5. Pump room 21. Open sports facilities
6. Sub-station 22. Swimming pool
7. Generator room 23. The drying area provided
for clothes drying
8. Watchman/Security cabin 24. Niches below and above
9. Staircase well 25. Ramp
10. Staircase including landings 26. Chhajas / weather sheds
leading to terrace level
11. Any ducts and voids including 27. Walkways
ducts for various services such as
electric, plumbing etc.
12. Lift machine room 28. Septic tank/
Sewage Treatment Plant (STP)
13. Elevation boxes 29. Atrium open to sky
14. Overhead and underground tanks 30. Compound wall
It should be noted that the Maharashtra Ownership Flat Act requires to mention carpet area in the ownership flat agreement to be executed between the builders and the purchasers and also mention the pro-rata common service areas like staircase, passages, etc. for every flat. However, the agreement is entered only after the transaction is finalized between the builder and the purchaser. It is, therefore, desirable that at the time of selling or quoting the rates only the proper data is disclosed.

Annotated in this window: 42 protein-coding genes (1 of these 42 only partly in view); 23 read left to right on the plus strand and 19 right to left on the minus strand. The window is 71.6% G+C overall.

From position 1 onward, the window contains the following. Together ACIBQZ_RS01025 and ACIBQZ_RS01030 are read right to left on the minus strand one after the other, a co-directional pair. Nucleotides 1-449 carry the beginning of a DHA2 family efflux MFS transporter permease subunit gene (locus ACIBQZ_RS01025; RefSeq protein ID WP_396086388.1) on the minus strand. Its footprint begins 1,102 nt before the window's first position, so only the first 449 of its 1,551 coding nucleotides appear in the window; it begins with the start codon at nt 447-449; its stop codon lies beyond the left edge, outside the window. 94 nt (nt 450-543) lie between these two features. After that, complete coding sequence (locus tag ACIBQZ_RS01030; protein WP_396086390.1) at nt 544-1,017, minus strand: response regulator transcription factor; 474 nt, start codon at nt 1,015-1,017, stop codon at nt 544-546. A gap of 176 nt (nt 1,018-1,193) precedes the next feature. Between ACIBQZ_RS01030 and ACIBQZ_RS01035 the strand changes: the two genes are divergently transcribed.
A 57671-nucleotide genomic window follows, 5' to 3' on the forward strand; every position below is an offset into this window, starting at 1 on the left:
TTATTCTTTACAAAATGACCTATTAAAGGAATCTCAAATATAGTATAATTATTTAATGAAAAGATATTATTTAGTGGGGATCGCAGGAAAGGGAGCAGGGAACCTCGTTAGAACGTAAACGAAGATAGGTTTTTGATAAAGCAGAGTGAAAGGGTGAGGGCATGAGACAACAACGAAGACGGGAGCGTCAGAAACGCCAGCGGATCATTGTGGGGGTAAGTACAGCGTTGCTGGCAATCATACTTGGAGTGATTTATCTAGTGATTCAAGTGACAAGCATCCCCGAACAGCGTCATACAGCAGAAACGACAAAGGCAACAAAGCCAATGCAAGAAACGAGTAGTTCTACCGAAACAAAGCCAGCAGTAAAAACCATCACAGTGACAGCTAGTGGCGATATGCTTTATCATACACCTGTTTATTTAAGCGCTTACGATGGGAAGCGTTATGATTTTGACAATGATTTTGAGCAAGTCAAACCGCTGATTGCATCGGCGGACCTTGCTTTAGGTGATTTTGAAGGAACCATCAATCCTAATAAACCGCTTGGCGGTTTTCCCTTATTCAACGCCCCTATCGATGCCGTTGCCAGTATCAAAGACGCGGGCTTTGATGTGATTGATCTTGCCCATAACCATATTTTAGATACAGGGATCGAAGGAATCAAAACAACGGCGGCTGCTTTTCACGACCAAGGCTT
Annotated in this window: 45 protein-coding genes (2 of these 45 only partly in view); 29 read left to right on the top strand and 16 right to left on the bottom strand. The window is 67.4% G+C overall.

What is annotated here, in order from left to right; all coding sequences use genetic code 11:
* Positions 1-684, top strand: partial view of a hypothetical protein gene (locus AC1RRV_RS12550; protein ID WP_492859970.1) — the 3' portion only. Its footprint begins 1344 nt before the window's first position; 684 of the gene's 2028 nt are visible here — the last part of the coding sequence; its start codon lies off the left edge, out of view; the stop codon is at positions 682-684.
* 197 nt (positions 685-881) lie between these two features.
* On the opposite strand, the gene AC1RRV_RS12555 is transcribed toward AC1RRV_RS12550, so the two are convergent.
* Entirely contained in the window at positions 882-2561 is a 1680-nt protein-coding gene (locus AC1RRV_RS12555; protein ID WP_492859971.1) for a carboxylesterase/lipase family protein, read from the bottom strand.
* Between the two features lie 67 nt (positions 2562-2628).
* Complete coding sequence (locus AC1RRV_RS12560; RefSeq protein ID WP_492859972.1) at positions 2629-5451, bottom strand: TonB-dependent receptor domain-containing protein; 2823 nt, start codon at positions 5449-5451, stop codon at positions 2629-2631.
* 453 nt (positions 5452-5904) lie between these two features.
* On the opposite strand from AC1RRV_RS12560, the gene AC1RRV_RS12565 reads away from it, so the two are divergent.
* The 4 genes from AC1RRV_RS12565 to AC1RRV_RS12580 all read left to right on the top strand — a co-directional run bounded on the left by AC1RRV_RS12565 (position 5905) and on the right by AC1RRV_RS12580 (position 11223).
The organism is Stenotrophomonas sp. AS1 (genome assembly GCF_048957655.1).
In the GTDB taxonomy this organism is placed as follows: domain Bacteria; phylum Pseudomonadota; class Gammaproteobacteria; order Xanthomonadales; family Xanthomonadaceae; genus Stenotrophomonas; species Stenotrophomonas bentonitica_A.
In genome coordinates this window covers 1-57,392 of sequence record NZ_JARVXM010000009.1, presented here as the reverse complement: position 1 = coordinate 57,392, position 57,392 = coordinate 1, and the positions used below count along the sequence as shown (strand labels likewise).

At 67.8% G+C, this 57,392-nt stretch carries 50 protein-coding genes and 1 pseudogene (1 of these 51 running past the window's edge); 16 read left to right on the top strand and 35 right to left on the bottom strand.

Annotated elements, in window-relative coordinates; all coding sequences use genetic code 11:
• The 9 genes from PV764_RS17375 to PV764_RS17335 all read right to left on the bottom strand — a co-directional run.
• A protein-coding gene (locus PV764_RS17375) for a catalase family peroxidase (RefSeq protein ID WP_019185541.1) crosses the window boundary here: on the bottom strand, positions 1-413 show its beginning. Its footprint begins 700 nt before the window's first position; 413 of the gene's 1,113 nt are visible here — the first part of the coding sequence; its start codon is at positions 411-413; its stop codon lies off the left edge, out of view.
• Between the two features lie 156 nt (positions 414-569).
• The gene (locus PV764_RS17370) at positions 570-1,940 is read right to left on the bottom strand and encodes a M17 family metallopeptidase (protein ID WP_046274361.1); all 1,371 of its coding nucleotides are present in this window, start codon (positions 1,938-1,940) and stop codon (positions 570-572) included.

It is unfortunate that an industry which is providing one of the most basic amenities to the community and generates so much of employment and adds so much to the wealth of the nation has to lose much of its image because of the arbitrary methods adopted by the builders in arriving at saleable area. It will restore atleast some credibility if atleast the norms prescribed by the MCHI are followed by the Members of the Association.
The Author is an Architect and Civil Engineer and recipient of Gold Medal from Institution of Valuers. He is the Member of Managing Committee of MCHI and Past Executive Committee Member of PEATA (1983-92). (Resume enclosed). The views expressed in the article are in his individual capacity and not necessarily those of any Association.